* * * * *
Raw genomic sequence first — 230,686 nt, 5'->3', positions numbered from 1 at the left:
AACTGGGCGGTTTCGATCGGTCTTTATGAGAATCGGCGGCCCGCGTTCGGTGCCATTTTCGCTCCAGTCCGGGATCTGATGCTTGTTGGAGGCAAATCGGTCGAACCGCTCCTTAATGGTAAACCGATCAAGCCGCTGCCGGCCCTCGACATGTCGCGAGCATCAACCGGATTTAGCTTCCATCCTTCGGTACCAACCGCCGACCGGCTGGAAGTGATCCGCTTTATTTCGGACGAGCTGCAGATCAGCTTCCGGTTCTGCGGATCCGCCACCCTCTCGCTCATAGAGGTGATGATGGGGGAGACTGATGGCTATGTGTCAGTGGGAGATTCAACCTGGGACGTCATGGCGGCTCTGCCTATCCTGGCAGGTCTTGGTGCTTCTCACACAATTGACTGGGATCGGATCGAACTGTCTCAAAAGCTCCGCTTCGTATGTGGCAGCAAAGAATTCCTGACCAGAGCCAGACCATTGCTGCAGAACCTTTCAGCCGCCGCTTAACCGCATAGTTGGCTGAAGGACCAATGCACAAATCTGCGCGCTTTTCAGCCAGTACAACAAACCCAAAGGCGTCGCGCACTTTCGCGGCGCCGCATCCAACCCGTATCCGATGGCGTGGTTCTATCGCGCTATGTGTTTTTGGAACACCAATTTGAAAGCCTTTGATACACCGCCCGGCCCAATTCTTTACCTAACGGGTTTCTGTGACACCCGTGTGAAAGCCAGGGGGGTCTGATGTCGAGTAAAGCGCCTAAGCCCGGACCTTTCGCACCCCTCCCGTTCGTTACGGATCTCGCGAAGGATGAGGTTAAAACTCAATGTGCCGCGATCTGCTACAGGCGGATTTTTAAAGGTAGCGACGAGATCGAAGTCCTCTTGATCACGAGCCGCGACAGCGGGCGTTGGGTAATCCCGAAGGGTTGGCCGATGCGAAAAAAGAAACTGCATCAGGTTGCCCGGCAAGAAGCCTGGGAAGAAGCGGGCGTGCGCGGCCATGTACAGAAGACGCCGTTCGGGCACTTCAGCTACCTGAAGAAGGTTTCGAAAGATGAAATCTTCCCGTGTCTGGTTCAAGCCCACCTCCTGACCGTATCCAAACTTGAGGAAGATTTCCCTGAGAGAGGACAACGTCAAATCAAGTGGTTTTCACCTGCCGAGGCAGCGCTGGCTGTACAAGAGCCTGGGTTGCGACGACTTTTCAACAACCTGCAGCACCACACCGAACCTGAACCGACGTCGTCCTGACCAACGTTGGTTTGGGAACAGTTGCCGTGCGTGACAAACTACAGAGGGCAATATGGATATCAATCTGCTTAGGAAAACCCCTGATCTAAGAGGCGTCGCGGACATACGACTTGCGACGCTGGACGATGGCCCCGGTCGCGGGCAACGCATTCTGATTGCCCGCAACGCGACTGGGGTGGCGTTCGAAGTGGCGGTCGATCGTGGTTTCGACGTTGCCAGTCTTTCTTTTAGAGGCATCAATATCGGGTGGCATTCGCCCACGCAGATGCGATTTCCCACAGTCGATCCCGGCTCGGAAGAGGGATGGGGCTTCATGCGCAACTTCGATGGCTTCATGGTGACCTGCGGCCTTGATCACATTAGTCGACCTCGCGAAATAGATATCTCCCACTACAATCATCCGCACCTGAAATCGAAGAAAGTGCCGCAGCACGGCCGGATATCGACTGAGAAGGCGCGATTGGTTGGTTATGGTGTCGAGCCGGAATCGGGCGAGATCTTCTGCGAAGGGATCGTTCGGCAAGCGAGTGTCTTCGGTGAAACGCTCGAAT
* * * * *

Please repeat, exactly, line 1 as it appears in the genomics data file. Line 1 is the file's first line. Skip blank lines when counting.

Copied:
Raw genomic sequence first — 230,686 nt, 5'->3', positions numbered from 1 at the left: